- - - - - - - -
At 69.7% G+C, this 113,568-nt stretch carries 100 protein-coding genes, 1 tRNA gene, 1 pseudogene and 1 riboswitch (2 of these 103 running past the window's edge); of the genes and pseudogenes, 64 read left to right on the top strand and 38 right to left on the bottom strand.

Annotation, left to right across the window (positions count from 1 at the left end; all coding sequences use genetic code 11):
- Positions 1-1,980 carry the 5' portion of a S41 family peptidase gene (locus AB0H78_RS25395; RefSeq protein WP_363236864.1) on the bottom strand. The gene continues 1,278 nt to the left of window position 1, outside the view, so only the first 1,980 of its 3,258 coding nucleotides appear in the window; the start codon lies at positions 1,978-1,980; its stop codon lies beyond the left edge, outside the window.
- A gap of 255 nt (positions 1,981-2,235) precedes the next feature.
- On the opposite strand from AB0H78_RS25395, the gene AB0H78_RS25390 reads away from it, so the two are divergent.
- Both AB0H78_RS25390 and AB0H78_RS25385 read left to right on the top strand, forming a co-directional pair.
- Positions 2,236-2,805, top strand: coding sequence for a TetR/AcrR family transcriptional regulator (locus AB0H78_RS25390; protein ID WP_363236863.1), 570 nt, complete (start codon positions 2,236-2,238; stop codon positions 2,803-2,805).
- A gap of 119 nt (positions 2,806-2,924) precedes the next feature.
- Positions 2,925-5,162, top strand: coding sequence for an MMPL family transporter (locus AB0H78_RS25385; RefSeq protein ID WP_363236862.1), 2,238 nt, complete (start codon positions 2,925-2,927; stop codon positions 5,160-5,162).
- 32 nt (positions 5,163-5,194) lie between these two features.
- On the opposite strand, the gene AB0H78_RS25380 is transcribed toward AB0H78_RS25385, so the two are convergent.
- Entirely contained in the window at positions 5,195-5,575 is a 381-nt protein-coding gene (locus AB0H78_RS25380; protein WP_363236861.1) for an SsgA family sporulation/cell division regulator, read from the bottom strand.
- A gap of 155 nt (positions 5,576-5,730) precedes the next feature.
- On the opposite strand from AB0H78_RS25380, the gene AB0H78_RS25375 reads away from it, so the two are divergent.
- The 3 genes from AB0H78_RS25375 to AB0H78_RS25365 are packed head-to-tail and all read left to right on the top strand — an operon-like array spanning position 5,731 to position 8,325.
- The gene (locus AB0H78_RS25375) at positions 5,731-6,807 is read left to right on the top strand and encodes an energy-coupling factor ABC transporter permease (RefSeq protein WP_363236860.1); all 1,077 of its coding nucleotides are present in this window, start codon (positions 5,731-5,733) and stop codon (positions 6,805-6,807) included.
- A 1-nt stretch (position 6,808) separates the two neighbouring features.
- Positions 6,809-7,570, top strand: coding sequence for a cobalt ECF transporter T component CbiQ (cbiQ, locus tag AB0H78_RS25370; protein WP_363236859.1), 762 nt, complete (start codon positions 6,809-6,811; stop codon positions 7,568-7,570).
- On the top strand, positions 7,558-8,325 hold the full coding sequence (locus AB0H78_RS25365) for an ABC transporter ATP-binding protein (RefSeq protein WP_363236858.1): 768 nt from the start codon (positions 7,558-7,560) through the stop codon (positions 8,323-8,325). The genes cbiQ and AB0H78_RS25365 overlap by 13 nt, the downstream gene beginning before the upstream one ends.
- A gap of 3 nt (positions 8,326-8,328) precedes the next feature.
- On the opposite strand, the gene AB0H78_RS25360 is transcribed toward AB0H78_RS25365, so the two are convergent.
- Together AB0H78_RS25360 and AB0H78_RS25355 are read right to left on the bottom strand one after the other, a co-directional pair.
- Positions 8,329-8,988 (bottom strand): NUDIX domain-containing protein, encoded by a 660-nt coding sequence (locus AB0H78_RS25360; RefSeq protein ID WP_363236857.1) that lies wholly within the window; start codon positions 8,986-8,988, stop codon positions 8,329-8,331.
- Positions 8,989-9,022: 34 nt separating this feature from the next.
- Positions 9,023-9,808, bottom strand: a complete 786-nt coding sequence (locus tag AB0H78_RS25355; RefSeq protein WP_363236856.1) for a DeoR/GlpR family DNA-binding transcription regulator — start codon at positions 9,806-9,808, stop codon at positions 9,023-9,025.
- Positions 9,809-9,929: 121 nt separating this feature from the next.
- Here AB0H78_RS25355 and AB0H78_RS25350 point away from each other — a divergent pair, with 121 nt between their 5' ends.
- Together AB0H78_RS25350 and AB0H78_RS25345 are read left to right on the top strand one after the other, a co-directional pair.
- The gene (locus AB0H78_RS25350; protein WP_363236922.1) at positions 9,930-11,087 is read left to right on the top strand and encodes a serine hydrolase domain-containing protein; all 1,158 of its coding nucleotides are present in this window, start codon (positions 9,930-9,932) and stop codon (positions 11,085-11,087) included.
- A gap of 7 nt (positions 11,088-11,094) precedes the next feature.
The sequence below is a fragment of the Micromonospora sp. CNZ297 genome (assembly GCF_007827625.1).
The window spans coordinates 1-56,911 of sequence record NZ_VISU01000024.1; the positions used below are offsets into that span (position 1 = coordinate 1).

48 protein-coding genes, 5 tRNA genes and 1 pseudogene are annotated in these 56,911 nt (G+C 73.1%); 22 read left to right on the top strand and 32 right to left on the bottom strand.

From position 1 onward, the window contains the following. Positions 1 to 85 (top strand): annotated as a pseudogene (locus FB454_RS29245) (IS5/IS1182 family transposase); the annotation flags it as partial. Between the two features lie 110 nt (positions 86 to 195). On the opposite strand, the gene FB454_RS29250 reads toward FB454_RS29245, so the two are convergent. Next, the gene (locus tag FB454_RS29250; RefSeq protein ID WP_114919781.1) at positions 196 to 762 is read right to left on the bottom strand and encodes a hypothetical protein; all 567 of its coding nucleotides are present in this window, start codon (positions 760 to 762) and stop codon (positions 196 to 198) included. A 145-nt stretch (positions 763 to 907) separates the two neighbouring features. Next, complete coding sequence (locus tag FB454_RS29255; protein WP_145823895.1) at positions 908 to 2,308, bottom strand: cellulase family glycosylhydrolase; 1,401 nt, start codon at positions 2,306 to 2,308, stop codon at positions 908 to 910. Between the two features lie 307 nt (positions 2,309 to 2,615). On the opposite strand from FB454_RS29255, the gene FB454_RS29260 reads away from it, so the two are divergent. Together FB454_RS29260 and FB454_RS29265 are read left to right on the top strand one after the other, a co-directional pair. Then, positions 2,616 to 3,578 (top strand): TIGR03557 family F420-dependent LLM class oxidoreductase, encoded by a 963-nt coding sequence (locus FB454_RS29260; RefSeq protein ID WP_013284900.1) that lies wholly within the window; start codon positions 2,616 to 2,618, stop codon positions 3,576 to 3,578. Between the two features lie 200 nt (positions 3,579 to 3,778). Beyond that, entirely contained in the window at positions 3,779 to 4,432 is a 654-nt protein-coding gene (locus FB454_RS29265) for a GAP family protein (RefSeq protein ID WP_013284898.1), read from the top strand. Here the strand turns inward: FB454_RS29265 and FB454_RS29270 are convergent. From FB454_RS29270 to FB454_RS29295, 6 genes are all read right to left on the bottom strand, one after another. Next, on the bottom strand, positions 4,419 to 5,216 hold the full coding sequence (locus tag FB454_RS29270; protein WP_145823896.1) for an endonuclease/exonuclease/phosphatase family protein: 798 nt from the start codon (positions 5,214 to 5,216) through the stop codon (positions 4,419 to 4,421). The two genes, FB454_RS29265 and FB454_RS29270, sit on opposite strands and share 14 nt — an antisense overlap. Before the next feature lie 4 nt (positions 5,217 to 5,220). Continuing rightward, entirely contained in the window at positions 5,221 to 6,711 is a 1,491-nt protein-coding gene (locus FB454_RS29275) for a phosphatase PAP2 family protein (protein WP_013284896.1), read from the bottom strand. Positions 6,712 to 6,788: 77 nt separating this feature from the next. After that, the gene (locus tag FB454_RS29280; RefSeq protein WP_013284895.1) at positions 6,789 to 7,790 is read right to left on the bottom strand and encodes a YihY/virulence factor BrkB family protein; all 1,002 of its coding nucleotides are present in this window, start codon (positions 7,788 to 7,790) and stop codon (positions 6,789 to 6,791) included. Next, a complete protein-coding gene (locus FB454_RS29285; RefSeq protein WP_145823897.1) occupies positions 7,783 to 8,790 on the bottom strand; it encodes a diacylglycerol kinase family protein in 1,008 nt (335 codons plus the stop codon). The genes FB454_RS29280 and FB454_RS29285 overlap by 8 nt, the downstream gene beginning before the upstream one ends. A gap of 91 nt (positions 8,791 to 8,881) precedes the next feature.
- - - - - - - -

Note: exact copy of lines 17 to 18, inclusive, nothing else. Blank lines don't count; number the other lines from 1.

- A 1-nt stretch (position 6,808) separates the two neighbouring features.
- Positions 6,809-7,570, top strand: coding sequence for a cobalt ECF transporter T component CbiQ (cbiQ, locus tag AB0H78_RS25370; protein WP_363236859.1), 762 nt, complete (start codon positions 6,809-6,811; stop codon positions 7,568-7,570).